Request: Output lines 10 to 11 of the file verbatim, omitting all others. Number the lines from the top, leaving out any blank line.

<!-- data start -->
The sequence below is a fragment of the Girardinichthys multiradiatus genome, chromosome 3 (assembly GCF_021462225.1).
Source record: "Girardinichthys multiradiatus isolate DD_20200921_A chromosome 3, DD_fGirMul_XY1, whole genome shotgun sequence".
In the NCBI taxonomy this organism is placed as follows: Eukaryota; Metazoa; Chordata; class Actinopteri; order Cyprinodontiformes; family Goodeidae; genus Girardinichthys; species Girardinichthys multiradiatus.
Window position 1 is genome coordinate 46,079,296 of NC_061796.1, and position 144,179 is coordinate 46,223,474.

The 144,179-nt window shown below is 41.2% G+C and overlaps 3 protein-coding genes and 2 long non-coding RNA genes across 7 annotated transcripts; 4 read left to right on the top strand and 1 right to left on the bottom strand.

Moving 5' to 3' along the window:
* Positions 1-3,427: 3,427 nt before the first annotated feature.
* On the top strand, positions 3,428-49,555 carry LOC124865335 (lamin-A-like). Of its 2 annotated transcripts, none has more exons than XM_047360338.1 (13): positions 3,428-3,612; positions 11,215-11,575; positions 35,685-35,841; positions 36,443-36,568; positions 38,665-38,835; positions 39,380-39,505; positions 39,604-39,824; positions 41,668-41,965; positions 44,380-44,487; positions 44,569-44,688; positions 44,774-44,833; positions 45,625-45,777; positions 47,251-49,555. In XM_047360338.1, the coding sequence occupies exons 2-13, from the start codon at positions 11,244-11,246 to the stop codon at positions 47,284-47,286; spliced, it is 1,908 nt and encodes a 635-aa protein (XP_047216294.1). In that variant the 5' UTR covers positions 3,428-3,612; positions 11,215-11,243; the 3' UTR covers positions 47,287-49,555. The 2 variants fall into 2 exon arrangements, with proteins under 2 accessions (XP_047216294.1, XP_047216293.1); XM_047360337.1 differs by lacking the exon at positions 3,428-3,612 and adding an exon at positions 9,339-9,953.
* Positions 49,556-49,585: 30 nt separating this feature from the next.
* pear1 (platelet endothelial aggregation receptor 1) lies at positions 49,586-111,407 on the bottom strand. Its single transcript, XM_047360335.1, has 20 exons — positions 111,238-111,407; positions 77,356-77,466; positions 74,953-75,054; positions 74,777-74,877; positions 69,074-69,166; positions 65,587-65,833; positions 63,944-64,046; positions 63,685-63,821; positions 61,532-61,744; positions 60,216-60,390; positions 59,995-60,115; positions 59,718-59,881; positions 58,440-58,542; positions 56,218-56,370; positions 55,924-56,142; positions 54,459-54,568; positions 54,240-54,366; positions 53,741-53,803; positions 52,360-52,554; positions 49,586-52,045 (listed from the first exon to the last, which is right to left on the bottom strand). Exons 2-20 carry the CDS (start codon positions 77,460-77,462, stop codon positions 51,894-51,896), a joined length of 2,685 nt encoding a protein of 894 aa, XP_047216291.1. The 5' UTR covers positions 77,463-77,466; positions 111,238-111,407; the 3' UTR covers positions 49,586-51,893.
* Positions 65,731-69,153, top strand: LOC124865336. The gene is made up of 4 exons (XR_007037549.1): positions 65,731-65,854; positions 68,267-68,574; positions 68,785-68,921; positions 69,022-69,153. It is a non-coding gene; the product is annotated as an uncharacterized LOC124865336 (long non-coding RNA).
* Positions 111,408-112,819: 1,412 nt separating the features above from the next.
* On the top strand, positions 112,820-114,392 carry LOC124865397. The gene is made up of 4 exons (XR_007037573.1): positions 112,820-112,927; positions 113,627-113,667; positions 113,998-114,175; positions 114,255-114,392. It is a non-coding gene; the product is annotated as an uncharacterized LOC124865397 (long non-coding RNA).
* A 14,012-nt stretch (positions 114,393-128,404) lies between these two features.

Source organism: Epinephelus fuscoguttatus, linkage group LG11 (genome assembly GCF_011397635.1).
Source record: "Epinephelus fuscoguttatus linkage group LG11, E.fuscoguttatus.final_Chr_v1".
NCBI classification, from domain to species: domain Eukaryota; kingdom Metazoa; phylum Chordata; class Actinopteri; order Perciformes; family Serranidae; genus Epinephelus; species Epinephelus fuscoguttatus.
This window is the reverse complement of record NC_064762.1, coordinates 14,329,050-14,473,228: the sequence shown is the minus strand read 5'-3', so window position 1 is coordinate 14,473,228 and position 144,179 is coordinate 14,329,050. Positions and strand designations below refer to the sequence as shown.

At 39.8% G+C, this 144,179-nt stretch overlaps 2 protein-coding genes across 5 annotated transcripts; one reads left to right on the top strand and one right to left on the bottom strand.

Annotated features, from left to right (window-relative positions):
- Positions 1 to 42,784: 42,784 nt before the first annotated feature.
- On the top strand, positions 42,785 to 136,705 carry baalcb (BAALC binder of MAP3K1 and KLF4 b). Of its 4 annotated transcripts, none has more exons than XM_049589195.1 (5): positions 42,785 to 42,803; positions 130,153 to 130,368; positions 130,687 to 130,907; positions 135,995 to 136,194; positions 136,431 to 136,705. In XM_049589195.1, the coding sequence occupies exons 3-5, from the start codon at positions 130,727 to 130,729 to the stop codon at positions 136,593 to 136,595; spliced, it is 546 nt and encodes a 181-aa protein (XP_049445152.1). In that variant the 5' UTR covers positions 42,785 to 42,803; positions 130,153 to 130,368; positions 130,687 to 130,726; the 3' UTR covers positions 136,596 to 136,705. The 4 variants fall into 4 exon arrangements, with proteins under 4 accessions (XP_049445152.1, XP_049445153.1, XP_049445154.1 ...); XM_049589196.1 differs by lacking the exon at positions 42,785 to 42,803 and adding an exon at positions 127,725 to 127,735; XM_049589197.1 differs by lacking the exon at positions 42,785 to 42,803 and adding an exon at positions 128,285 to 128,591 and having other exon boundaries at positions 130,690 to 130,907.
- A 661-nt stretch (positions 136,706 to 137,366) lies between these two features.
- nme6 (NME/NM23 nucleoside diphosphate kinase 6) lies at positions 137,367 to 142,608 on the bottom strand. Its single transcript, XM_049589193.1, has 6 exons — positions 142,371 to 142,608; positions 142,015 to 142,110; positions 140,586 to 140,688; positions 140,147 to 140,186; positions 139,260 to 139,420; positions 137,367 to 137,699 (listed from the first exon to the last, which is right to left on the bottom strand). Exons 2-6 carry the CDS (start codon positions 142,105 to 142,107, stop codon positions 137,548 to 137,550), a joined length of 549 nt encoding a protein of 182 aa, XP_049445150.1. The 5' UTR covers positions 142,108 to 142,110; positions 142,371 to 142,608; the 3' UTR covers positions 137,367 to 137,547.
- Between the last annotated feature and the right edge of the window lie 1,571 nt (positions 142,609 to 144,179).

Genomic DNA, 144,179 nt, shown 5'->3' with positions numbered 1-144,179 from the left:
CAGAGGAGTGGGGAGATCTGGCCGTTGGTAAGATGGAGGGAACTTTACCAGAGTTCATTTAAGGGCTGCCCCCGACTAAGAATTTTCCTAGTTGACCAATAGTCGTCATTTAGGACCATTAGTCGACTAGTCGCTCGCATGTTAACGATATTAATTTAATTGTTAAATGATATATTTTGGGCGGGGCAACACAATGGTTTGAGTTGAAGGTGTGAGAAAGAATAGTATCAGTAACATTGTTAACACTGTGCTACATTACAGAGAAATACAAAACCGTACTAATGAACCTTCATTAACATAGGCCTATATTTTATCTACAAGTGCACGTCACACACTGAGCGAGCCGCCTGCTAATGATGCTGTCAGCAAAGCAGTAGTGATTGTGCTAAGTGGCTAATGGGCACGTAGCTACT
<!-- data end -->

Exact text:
* pear1 (platelet endothelial aggregation receptor 1) lies at positions 49,586-111,407 on the bottom strand. Its single transcript, XM_047360335.1, has 20 exons — positions 111,238-111,407; positions 77,356-77,466; positions 74,953-75,054; positions 74,777-74,877; positions 69,074-69,166; positions 65,587-65,833; positions 63,944-64,046; positions 63,685-63,821; positions 61,532-61,744; positions 60,216-60,390; positions 59,995-60,115; positions 59,718-59,881; positions 58,440-58,542; positions 56,218-56,370; positions 55,924-56,142; positions 54,459-54,568; positions 54,240-54,366; positions 53,741-53,803; positions 52,360-52,554; positions 49,586-52,045 (listed from the first exon to the last, which is right to left on the bottom strand). Exons 2-20 carry the CDS (start codon positions 77,460-77,462, stop codon positions 51,894-51,896), a joined length of 2,685 nt encoding a protein of 894 aa, XP_047216291.1. The 5' UTR covers positions 77,463-77,466; positions 111,238-111,407; the 3' UTR covers positions 49,586-51,893.
* Positions 65,731-69,153, top strand: LOC124865336. The gene is made up of 4 exons (XR_007037549.1): positions 65,731-65,854; positions 68,267-68,574; positions 68,785-68,921; positions 69,022-69,153. It is a non-coding gene; the product is annotated as an uncharacterized LOC124865336 (long non-coding RNA).